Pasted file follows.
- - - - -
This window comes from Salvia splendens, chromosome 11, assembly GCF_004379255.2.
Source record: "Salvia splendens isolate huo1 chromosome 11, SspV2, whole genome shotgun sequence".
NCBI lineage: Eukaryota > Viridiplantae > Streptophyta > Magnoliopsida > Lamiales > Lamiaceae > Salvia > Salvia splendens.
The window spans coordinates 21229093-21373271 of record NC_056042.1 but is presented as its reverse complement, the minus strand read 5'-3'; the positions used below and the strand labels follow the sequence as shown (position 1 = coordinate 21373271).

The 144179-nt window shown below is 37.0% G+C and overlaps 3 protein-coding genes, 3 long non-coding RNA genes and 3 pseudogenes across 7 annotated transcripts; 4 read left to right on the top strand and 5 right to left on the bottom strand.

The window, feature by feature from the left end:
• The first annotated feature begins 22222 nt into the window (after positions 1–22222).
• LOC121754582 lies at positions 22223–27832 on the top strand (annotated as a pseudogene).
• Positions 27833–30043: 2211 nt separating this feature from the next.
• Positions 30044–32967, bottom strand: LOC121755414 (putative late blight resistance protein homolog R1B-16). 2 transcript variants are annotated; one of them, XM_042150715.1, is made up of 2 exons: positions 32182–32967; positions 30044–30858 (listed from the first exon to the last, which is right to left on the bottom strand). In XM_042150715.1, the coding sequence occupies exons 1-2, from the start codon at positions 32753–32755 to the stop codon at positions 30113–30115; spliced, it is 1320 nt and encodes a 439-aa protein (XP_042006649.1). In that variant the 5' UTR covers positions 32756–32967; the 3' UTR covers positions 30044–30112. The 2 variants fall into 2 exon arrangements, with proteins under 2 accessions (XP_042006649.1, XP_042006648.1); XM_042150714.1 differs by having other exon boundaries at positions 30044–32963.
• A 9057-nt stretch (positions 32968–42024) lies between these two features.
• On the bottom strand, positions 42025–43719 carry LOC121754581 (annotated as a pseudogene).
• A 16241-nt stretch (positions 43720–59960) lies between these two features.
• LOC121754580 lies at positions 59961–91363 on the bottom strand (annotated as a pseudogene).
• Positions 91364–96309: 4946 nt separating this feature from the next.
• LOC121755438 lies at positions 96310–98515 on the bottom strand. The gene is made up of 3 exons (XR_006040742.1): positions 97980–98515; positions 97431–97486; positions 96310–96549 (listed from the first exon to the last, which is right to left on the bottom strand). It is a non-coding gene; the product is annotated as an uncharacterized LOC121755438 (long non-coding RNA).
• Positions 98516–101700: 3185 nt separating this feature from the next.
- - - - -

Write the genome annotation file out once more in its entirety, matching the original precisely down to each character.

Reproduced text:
This window comes from Salvia splendens, chromosome 11, assembly GCF_004379255.2.
Source record: "Salvia splendens isolate huo1 chromosome 11, SspV2, whole genome shotgun sequence".
NCBI lineage: Eukaryota > Viridiplantae > Streptophyta > Magnoliopsida > Lamiales > Lamiaceae > Salvia > Salvia splendens.
The window spans coordinates 21229093-21373271 of record NC_056042.1 but is presented as its reverse complement, the minus strand read 5'-3'; the positions used below and the strand labels follow the sequence as shown (position 1 = coordinate 21373271).

The 144179-nt window shown below is 37.0% G+C and overlaps 3 protein-coding genes, 3 long non-coding RNA genes and 3 pseudogenes across 7 annotated transcripts; 4 read left to right on the top strand and 5 right to left on the bottom strand.

The window, feature by feature from the left end:
• The first annotated feature begins 22222 nt into the window (after positions 1–22222).
• LOC121754582 lies at positions 22223–27832 on the top strand (annotated as a pseudogene).
• Positions 27833–30043: 2211 nt separating this feature from the next.
• Positions 30044–32967, bottom strand: LOC121755414 (putative late blight resistance protein homolog R1B-16). 2 transcript variants are annotated; one of them, XM_042150715.1, is made up of 2 exons: positions 32182–32967; positions 30044–30858 (listed from the first exon to the last, which is right to left on the bottom strand). In XM_042150715.1, the coding sequence occupies exons 1-2, from the start codon at positions 32753–32755 to the stop codon at positions 30113–30115; spliced, it is 1320 nt and encodes a 439-aa protein (XP_042006649.1). In that variant the 5' UTR covers positions 32756–32967; the 3' UTR covers positions 30044–30112. The 2 variants fall into 2 exon arrangements, with proteins under 2 accessions (XP_042006649.1, XP_042006648.1); XM_042150714.1 differs by having other exon boundaries at positions 30044–32963.
• A 9057-nt stretch (positions 32968–42024) lies between these two features.
• On the bottom strand, positions 42025–43719 carry LOC121754581 (annotated as a pseudogene).
• A 16241-nt stretch (positions 43720–59960) lies between these two features.
• LOC121754580 lies at positions 59961–91363 on the bottom strand (annotated as a pseudogene).
• Positions 91364–96309: 4946 nt separating this feature from the next.
• LOC121755438 lies at positions 96310–98515 on the bottom strand. The gene is made up of 3 exons (XR_006040742.1): positions 97980–98515; positions 97431–97486; positions 96310–96549 (listed from the first exon to the last, which is right to left on the bottom strand). It is a non-coding gene; the product is annotated as an uncharacterized LOC121755438 (long non-coding RNA).
• Positions 98516–101700: 3185 nt separating this feature from the next.